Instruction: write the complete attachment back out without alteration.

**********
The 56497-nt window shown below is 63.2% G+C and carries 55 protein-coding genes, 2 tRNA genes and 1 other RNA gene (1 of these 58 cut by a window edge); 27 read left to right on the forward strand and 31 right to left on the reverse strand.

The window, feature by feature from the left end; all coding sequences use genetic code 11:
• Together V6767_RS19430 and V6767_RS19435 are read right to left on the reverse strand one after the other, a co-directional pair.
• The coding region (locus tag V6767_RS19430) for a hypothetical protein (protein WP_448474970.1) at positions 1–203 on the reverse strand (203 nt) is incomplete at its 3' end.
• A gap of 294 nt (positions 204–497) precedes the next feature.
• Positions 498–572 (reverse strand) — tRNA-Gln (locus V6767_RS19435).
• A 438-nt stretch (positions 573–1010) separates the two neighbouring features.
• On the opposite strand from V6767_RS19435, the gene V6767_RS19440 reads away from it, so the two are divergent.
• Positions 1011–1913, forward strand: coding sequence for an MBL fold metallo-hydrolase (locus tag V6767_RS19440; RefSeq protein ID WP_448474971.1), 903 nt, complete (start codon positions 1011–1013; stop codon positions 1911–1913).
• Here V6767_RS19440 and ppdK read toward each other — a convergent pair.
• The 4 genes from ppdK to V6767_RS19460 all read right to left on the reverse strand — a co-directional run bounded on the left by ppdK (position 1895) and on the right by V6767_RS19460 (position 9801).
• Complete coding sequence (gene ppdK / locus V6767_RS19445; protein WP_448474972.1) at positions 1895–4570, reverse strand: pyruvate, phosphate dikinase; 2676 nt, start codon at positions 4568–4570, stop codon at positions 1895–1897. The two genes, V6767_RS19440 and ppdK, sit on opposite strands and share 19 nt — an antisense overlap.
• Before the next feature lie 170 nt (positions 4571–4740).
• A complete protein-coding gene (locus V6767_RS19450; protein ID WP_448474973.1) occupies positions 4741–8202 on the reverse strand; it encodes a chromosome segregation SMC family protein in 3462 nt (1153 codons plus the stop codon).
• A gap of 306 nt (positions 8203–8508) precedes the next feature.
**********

The 56497-nt window shown below is 63.2% G+C and carries 55 protein-coding genes, 2 tRNA genes and 1 other RNA gene (1 of these 58 cut by a window edge); 27 read left to right on the forward strand and 31 right to left on the reverse strand.

The window, feature by feature from the left end; all coding sequences use genetic code 11:
• Together V6767_RS19430 and V6767_RS19435 are read right to left on the reverse strand one after the other, a co-directional pair.
• The coding region (locus tag V6767_RS19430) for a hypothetical protein (protein WP_448474970.1) at positions 1–203 on the reverse strand (203 nt) is incomplete at its 3' end.
• A gap of 294 nt (positions 204–497) precedes the next feature.
• Positions 498–572 (reverse strand) — tRNA-Gln (locus V6767_RS19435).
• A 438-nt stretch (positions 573–1010) separates the two neighbouring features.
• On the opposite strand from V6767_RS19435, the gene V6767_RS19440 reads away from it, so the two are divergent.
• Positions 1011–1913, forward strand: coding sequence for an MBL fold metallo-hydrolase (locus tag V6767_RS19440; RefSeq protein ID WP_448474971.1), 903 nt, complete (start codon positions 1011–1013; stop codon positions 1911–1913).
• Here V6767_RS19440 and ppdK read toward each other — a convergent pair.
• The 4 genes from ppdK to V6767_RS19460 all read right to left on the reverse strand — a co-directional run bounded on the left by ppdK (position 1895) and on the right by V6767_RS19460 (position 9801).
• Complete coding sequence (gene ppdK / locus V6767_RS19445; protein WP_448474972.1) at positions 1895–4570, reverse strand: pyruvate, phosphate dikinase; 2676 nt, start codon at positions 4568–4570, stop codon at positions 1895–1897. The two genes, V6767_RS19440 and ppdK, sit on opposite strands and share 19 nt — an antisense overlap.
• Before the next feature lie 170 nt (positions 4571–4740).
• A complete protein-coding gene (locus V6767_RS19450; protein ID WP_448474973.1) occupies positions 4741–8202 on the reverse strand; it encodes a chromosome segregation SMC family protein in 3462 nt (1153 codons plus the stop codon).
• A gap of 306 nt (positions 8203–8508) precedes the next feature.